Reflections to start the week
Monday, April 14, 2014
Praying shapes believing
That’s one of the things we say about our tradition. The ways we pray, our requests and thanksgivings, our praise and confession, they shape our convictions and commitments, our beliefs and practices. We become what we desire. Or as Jesus said (always good to quote Jesus): Where your treasure is, there your heart will be also. So what do we pray this Holy Week? Take a minute of silence (if need be, set the timer on your phone) and read the collect for the Monday in Holy Week at the bottom.
Then note what we affirm in this prayer, that God’s son suffered pain before joy. The mystery of suffering has been on my mind in preparation for Holy Week. It surfaces in great variety in the passion narrative: betrayal, isolation, indifference, expediency, questioning, violence prompted by religion and politics. Nothing new under the sun.
I’ve also been thinking about the subject of suffering since I read a N.Y. Times column last Monday. David Brooks contrasts the experience of suffering with our culture’s focus on happiness. (He wrote that in one three month period last year, more than 1000 books on the subject of happiness were released on Amazon.) Brooks notes that while happiness is a good thing (Just watch the Youtbue of Pharrel Williams’ Happy ), people feel formed through suffering. While he sees nothing intrinsically ennobling about suffering (i.e., we don’t need to go looking for it), people can be ennobled by it. Suffering, he says, sets people on a distinct course, “dragging them deeper into themselves, finding new resources, discovering they are not who they believed themselves to be.” As suffering gives a sense of our limits, insight into what we can control and what we can’t control, Brooks believes that such insight can lead to a sense of call, “a sense that people are at a deeper level than the level of happiness and individual utility. They don’t say, “Well, I’m feeling a lot of pain over the loss of my child. I should try to balance my hedonic account by going to a lot of parties and whooping it up.” The right response to this sort of pain is not pleasure. It’s holiness.”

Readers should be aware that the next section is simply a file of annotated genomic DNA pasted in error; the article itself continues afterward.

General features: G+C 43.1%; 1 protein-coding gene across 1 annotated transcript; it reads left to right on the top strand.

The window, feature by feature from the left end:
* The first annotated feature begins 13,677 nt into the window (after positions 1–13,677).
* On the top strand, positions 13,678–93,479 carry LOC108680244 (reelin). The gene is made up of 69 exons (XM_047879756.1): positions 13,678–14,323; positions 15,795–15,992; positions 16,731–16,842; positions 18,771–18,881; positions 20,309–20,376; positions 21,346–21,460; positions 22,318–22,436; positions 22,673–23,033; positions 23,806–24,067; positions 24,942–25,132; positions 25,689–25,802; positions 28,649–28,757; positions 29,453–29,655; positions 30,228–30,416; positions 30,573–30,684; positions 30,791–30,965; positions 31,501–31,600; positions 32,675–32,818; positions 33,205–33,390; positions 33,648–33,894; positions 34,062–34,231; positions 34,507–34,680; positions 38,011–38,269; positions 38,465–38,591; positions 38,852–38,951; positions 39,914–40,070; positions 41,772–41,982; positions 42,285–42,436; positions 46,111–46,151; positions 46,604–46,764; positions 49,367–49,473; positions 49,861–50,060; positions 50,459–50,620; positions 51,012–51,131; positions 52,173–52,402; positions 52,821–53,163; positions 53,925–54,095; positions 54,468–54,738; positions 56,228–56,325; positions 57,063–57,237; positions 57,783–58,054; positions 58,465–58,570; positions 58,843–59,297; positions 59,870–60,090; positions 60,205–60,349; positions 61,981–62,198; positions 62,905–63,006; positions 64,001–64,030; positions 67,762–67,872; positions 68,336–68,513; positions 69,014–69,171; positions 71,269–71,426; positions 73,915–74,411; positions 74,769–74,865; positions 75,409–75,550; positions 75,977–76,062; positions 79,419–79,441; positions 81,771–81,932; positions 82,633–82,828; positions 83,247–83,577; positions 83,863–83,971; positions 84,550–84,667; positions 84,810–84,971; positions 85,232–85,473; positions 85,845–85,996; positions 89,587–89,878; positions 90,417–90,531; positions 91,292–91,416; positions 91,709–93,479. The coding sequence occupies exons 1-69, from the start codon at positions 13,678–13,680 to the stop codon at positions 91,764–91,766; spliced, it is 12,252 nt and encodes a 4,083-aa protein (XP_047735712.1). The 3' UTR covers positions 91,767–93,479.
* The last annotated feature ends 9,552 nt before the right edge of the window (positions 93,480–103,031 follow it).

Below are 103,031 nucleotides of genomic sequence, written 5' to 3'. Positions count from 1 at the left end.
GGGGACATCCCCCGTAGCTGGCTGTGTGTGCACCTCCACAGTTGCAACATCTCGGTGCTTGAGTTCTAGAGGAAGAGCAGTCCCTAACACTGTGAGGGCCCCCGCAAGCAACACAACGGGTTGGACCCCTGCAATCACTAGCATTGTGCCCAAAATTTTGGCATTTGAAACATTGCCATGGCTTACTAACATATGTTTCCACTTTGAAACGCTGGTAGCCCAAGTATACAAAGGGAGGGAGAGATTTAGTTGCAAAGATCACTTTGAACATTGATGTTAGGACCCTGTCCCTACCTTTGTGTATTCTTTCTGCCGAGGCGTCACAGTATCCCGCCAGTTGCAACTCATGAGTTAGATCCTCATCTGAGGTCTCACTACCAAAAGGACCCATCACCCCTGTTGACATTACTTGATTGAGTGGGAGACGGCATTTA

How many times have you heard the word holiness raised in a major newspaper, of anywhere in the media, or anywhere besides church? And it come just in time for Holy Week, a week set apart to explore the mystery of God’s suffering.
We all know suffering. None of us go looking for it. All of us occasionally cause it in the lives of others. Each of us have to navigate our way through it. We worship a God who came among us to show us the way. That way has to do with love and grace. Pray your way through Holy Week, as we look suffering straight on, affirming the mystery that God’s son himself suffered. God is well acquainted with the topic, and in some way, in the economy of faith, that mystery leads to a miracle, a way of life and peace. Let your prayer shape your believing this Holy Week, bringing confidence in the hope that will arise next Sunday.
– Jay Sidebotham
|The Collect for Monday in Holy Week:Almighty God, whose most dear Son went not up to joy but first he suffered pain, and entered not into glory before he was crucified: Mercifully grant that we, walking in the way of the cross, may find it none other than the way of life and peace, through Jesus Christ thy Son our Lord, who liveth and reigneth with thee and the Holy Spirit, one God, forever and ever. Amen.
It doesn’t have to be the blue iris.
Rev. Jay Sidebotham
RenewalWorks is a ministry of Forward Movement.